Letters: Provisional ballots just make sense; foreign aid pays off
Provisional ballots are a common-sense solution
In 2015, an election regarding a $96 million building bond in South Washington County Schools passed by only five ballots. Voters on all sides of the issues must be confident in the performance of election officials and the validity of every election, no matter how close.
Under current election law, there are well-known, substantial and correctable defects that undermine the validity of close elections in our state. Provisional ballots provides a major step forward in correcting these defects.
Voters are shocked and surprised when they learn that the current election system provides no authority for blocking a known ineligible person from casting a ballot if the ineligible person swears they are allowed to vote. Even if election officials know with certainty that the person is a felon or non-citizen, the state is powerless to stop an ineligible person from casting an irretrievable ballot.
If a judge convicts me of a felony in July and removes my right to vote, I can enter a polling place in November and vote even if the record indicates "challenged-felony." All I have to do is swear I'm eligible.
Senate bill 1225 contains corrections to this and other critical flaws in election law. Provisional ballots allow the setting aside of a ballot inside a confidential envelope of a suspected ineligible person until voter eligibility can be verified. Unfortunately, Republican House members refused to hear this important proposed improvement to election law in the House.
Forty-seven states have provisional ballots and they are effective at ensuring the right to vote for every eligible person while enabling the state to protect election results from those whose votes must not be counted. It's time for Minnesota to support provisional ballots.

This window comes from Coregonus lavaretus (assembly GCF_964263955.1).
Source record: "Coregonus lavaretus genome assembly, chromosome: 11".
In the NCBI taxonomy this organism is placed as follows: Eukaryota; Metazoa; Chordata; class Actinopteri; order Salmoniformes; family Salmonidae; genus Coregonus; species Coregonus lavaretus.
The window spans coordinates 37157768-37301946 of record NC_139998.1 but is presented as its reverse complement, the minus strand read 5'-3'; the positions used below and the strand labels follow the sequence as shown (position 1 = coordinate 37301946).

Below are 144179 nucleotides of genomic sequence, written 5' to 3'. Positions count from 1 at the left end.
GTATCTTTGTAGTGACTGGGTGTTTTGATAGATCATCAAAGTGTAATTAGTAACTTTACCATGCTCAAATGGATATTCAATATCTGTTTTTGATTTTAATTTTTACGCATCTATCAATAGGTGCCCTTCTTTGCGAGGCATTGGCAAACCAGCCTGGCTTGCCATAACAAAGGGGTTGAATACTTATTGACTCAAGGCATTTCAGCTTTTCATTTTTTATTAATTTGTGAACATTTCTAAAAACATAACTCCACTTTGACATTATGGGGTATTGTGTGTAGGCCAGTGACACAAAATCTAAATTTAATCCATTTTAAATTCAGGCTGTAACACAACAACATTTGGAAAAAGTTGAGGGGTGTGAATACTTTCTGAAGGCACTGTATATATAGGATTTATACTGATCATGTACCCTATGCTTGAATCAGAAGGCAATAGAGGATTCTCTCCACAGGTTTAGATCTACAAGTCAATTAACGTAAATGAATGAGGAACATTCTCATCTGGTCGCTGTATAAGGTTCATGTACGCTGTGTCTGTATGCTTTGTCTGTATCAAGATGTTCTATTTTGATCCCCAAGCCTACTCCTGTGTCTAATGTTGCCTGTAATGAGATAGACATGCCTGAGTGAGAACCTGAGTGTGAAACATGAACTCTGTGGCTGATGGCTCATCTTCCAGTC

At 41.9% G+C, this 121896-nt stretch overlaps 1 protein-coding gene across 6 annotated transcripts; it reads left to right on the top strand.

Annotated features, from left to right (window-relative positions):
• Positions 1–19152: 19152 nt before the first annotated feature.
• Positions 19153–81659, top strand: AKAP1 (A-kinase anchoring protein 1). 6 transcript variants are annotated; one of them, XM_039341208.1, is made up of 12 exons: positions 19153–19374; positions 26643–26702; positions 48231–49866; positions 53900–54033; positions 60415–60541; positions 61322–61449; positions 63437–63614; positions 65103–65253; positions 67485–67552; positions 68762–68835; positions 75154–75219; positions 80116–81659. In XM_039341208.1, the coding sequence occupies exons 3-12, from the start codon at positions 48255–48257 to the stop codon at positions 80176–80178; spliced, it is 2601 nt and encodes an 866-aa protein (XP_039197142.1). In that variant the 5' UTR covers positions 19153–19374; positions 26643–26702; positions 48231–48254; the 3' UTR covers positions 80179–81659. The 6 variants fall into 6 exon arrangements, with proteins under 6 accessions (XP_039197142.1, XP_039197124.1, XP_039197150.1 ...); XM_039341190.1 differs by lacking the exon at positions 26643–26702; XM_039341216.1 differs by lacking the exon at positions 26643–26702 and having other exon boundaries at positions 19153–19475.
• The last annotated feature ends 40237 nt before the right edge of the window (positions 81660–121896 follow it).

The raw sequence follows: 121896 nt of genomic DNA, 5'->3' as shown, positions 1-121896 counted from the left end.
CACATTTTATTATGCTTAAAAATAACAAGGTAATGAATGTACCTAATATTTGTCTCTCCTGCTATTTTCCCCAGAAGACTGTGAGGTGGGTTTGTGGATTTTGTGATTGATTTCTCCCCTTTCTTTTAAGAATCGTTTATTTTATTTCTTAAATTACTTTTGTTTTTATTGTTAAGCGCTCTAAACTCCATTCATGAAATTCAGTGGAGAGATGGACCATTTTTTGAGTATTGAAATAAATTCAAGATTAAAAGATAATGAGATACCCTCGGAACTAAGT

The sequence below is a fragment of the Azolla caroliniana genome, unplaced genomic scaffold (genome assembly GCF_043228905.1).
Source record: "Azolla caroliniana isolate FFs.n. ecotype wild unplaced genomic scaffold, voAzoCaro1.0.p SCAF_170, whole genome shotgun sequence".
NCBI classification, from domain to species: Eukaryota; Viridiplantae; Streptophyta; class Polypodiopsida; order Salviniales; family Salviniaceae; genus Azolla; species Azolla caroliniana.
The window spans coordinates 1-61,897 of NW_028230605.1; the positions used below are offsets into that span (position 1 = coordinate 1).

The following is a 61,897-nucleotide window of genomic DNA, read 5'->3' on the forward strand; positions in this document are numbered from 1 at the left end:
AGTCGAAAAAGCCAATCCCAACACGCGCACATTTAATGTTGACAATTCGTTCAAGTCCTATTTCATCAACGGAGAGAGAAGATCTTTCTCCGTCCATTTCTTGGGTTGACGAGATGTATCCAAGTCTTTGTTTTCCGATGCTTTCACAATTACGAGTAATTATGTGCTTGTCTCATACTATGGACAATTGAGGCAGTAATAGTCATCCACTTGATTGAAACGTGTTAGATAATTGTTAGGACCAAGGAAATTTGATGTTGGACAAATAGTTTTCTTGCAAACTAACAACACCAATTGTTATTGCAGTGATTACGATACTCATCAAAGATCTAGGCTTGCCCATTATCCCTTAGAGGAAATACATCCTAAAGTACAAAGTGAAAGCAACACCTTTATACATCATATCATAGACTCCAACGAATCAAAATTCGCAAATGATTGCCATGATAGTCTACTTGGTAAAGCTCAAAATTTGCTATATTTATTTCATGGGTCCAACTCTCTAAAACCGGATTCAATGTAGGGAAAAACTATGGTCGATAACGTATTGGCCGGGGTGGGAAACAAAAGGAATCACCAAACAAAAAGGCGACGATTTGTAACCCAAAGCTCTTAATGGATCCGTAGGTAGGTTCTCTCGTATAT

Helping other countries helps the U.S.
The current presidential administration decries that the U.S. spends too much on foreign aid. But what do the numbers really say?
Throughout his presidential campaign Donald Trump touted that the U.S. spends too much on helping other countries and vowed to change that. Mick Mulvaney, the current budget director, reiterated that stance in a St. Patrick's Day news conference. This begs the question: How much does the U.S. spend on foreign aid anyway?
"Surveys show that many of our citizens think we devote a full quarter or even a third of our federal budget to foreign aid," said former Secretary of State John Kerry. However, the real percentage isn't in the double digits. Shockingly, it's not even 1 percent. According to the Committee for a Responsible Budget, the U.S. spends 0.7 percent of its coffers on foreign aid. This coming at a time where there is a refugee crisis in the Middle East and a hunger crisis in Africa. "At the beginning of the year we are facing the largest humanitarian crisis since the creation of the United Nations," warns U.N. humanitarian chief Stephen O'Brien. Many of the president's followers hold the belief that helping other countries provides no benefit for the U.S. However, history has shown the opposite. Several countries that once received foreign aid are now trade partners with the U.S. Developing nations has also been shown to reduce violence and terrorism. "Foreign assistance is an insurance policy. Investing over there, even though we have needs here, makes us safer," stated U.S. Sen. Lindsay Graham. Maybe in order to truly "Make America Great Again," the current administration may need to lend out more of a helping hand.